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Prisoners in Doi Saket – Part 1

Opinion

 

Prisoners in Doi Saket – Part 1

What have they done to deserve this?

Karin Hawelka,
Care for Dogs

Why do we humans think we have the right to mistreat and abuse dogs, to keep them in cages or chain them up? What have dogs done to deserve being locked up in small isolation prison cells day and night, with no freedom to run, play, and get a hug from a person who loves them? This is what every dog needs and should have. Have they robbed a bank, killed a person, have they been corrupt? What gives us humans the right to treat our “best friend” so miserably?
The above were the questions which were running through our minds as Soraya and I checked out a certain place, together with Thomas, a dog lover who had informed us about the plight of dogs being kept there and asked us if we could come out and take a look. When we looked around, we saw that three dogs were being kept in a factory area in very small cages, day and night, used as guard dogs. The cages were rotten, some filled with old faeces, containing no water, all in the hot sun.
One of the dogs was a Rottweiler mix, one a smaller fluffy dog, and the third a Labrador. I usually wouldn’t put my hand in a cage of a dog I don’t know, let alone a big guy like the Labrador. However, when he saw me, he tried to press his head and paw through the bars, yearning for love and a human touch. When I cautiously approached him, he tried even harder to squeeze his paws and his head through the bars to get in touch and just wanted to connect with a human being who would give him some relief from his misery for a few moments. Such a gentle big soul—it was clear he wouldn’t harm me but was just in desperate need of someone to give him some love, and it seemed as if his whole body language was saying “Take me away from here!”
When we put a bowl with water in the cage, he desperately tried to get out. I felt like a betrayer when I quickly had to lock the door again.
When we finally made contact with the owner through his son, and explained to him the situation, we asked if he would let us take the dogs with us. He flatly refused to let them go, saying that he wanted to continue to use them as guard dogs who bark when someone enters the unfenced compound. Our lawyer also talked with the owner on the phone, without success.
We haven’t given up yet, we’ll be on the case. My heart is heavy while I’m writing these lines and I do hope so much that these three dogs can be brought out of their misery. Sometimes I’m ashamed to be a human when I think of all the suffering we are loading on our fellow earthlings on this planet.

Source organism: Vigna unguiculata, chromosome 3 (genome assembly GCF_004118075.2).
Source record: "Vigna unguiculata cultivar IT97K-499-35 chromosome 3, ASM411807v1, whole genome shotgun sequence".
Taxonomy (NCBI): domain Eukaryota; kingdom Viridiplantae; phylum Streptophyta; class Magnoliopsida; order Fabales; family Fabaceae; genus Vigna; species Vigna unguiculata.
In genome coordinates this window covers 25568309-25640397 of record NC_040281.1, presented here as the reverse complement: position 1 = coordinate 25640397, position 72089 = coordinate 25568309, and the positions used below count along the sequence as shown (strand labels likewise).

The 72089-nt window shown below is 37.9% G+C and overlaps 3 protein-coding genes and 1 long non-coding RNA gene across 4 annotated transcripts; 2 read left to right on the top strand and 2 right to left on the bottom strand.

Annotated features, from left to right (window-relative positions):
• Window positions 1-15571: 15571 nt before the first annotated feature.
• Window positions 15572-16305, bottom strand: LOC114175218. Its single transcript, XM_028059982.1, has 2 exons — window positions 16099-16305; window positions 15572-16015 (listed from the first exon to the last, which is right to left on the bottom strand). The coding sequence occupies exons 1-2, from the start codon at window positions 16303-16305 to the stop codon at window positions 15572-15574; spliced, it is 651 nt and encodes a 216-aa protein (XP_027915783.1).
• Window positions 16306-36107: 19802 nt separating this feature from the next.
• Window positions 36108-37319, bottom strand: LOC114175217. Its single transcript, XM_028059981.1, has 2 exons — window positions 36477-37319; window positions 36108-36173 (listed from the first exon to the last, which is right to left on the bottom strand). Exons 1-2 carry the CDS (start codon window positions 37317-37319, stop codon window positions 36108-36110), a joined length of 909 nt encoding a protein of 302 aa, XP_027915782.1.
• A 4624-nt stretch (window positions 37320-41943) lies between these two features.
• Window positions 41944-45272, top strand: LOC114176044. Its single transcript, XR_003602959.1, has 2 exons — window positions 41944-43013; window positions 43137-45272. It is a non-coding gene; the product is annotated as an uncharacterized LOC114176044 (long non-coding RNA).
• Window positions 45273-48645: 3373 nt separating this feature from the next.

Part 2 will follow next week…

 

Opinion: Modern Medical Marvels…or are they? The choice is ours…

Elena Edwards
Those of us blessed with enquiring minds may have noticed an article published in last week’s issue, as part a regular and generally informative column, entitled, ‘Tree hugging for amateurs.’ Over the last year or so, the same enquiring minds may also have noted that many articles have also been published which detail up-to-date research into many modern drugs and their side-effects. The Femail page itself has hosted a number of texts dealing with traditional and alternative medicine, as I’ve long been aware of the increasing interest in such therapies and treatments here in CM as well as in Western countries. Also, I have successfully used holistic and alternative therapies both on myself, my family, and on the succession of dogs I’ve been lucky enough to own over many years. All of the above texts have represented either serious research by accredited academics, published in respected journals, or recognised traditional or alternative techniques, and none, as far as I remember, have derided modern, conventional medicine. My own belief is that both conventional, traditional and alternative medicine have their places in this modern world, and can often be used, with the correct knowledge or advice, in conjunction with each other. Life-threatening illness is often best treated with conventional medicine; surgical intervention is often essential and unavoidable. However, most chronic or non-life-threatening problems can, it seems, be dealt with by more gentle means (and with fewer risk of unpleasant side-effects) by the use of other alternatives.
Which brings me to the thrust of this article…we are living in Asia, where, for thousands of years, during which time the West was relying either on the local ‘witch’ or on barber-surgeons, traditional, natural and very sophisticated medicines have been used by practitioners wise in their knowledge, varying in their components and application according to areas, tribes and nationalities. The majority of these treatments focus on correcting imbalances in our bodies which result in ‘dis-ease’ – the opposite of health. To me, it makes a great deal of sense that, unless an illness is viral or bacterial in origin, our bodies may react to such imbalances by causing identifiable symptoms, which may well improve or even disappear when the imbalances are corrected and our own immune systems take over. Many natural medicines stimulate the human immune system; please correct me if I am wrong, but I don’t remember any modern drugs available on the National Health in the UK which did so! A strong immune system is, of course, essential for health – holistic, natural medicine seems to have the edge in promoting our own natural defences against disease.